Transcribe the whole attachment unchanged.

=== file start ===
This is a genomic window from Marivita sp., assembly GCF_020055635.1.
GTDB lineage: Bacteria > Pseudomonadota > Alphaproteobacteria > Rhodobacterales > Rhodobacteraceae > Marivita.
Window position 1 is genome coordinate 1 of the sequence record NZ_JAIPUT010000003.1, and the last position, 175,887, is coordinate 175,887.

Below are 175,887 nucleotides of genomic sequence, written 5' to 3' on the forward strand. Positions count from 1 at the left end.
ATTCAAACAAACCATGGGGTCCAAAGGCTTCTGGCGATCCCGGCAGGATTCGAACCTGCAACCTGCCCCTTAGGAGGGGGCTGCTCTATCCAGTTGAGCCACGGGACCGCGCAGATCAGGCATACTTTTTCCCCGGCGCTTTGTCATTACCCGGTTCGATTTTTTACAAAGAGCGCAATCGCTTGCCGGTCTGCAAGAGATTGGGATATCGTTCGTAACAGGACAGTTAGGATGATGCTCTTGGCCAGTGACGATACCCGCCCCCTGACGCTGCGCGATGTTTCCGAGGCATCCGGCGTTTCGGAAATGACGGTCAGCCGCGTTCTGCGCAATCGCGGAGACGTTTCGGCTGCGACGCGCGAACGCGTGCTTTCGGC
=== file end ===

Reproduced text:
This is a genomic window from Marivita sp., assembly GCF_020055635.1.
GTDB lineage: Bacteria > Pseudomonadota > Alphaproteobacteria > Rhodobacterales > Rhodobacteraceae > Marivita.
Window position 1 is genome coordinate 1 of the sequence record NZ_JAIPUT010000003.1, and the last position, 175,887, is coordinate 175,887.

Below are 175,887 nucleotides of genomic sequence, written 5' to 3' on the forward strand. Positions count from 1 at the left end.
ATTCAAACAAACCATGGGGTCCAAAGGCTTCTGGCGATCCCGGCAGGATTCGAACCTGCAACCTGCCCCTTAGGAGGGGGCTGCTCTATCCAGTTGAGCCACGGGACCGCGCAGATCAGGCATACTTTTTCCCCGGCGCTTTGTCATTACCCGGTTCGATTTTTTACAAAGAGCGCAATCGCTTGCCGGTCTGCAAGAGATTGGGATATCGTTCGTAACAGGACAGTTAGGATGATGCTCTTGGCCAGTGACGATACCCGCCCCCTGACGCTGCGCGATGTTTCCGAGGCATCCGGCGTTTCGGAAATGACGGTCAGCCGCGTTCTGCGCAATCGCGGAGACGTTTCGGCTGCGACGCGCGAACGCGTGCTTTCGGC